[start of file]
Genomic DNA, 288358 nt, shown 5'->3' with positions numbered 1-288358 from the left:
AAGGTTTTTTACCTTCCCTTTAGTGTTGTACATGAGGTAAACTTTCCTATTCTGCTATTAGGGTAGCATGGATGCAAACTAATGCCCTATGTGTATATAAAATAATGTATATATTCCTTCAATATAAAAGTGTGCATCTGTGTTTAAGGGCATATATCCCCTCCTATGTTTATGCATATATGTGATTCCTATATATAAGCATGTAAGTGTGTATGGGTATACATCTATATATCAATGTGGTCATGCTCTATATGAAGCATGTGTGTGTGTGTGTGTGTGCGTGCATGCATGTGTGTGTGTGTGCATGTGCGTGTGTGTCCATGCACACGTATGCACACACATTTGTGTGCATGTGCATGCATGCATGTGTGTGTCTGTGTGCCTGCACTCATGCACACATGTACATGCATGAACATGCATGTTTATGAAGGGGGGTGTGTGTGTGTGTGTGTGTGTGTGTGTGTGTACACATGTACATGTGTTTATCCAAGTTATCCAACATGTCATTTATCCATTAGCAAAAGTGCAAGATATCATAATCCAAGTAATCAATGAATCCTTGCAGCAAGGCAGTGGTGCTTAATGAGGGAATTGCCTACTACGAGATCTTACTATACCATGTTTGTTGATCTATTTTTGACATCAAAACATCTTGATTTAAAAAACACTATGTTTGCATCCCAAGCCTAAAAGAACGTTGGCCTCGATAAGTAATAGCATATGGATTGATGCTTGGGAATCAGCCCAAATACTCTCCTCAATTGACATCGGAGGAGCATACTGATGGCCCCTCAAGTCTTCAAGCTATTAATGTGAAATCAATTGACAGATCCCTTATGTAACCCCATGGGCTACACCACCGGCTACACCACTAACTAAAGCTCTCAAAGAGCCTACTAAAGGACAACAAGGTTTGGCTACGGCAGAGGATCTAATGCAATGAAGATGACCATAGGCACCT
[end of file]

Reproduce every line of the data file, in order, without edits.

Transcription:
Genomic DNA, 288358 nt, shown 5'->3' with positions numbered 1-288358 from the left:
AAGGTTTTTTACCTTCCCTTTAGTGTTGTACATGAGGTAAACTTTCCTATTCTGCTATTAGGGTAGCATGGATGCAAACTAATGCCCTATGTGTATATAAAATAATGTATATATTCCTTCAATATAAAAGTGTGCATCTGTGTTTAAGGGCATATATCCCCTCCTATGTTTATGCATATATGTGATTCCTATATATAAGCATGTAAGTGTGTATGGGTATACATCTATATATCAATGTGGTCATGCTCTATATGAAGCATGTGTGTGTGTGTGTGTGTGCGTGCATGCATGTGTGTGTGTGTGCATGTGCGTGTGTGTCCATGCACACGTATGCACACACATTTGTGTGCATGTGCATGCATGCATGTGTGTGTCTGTGTGCCTGCACTCATGCACACATGTACATGCATGAACATGCATGTTTATGAAGGGGGGTGTGTGTGTGTGTGTGTGTGTGTGTGTGTGTACACATGTACATGTGTTTATCCAAGTTATCCAACATGTCATTTATCCATTAGCAAAAGTGCAAGATATCATAATCCAAGTAATCAATGAATCCTTGCAGCAAGGCAGTGGTGCTTAATGAGGGAATTGCCTACTACGAGATCTTACTATACCATGTTTGTTGATCTATTTTTGACATCAAAACATCTTGATTTAAAAAACACTATGTTTGCATCCCAAGCCTAAAAGAACGTTGGCCTCGATAAGTAATAGCATATGGATTGATGCTTGGGAATCAGCCCAAATACTCTCCTCAATTGACATCGGAGGAGCATACTGATGGCCCCTCAAGTCTTCAAGCTATTAATGTGAAATCAATTGACAGATCCCTTATGTAACCCCATGGGCTACACCACCGGCTACACCACTAACTAAAGCTCTCAAAGAGCCTACTAAAGGACAACAAGGTTTGGCTACGGCAGAGGATCTAATGCAATGAAGATGACCATAGGCACCT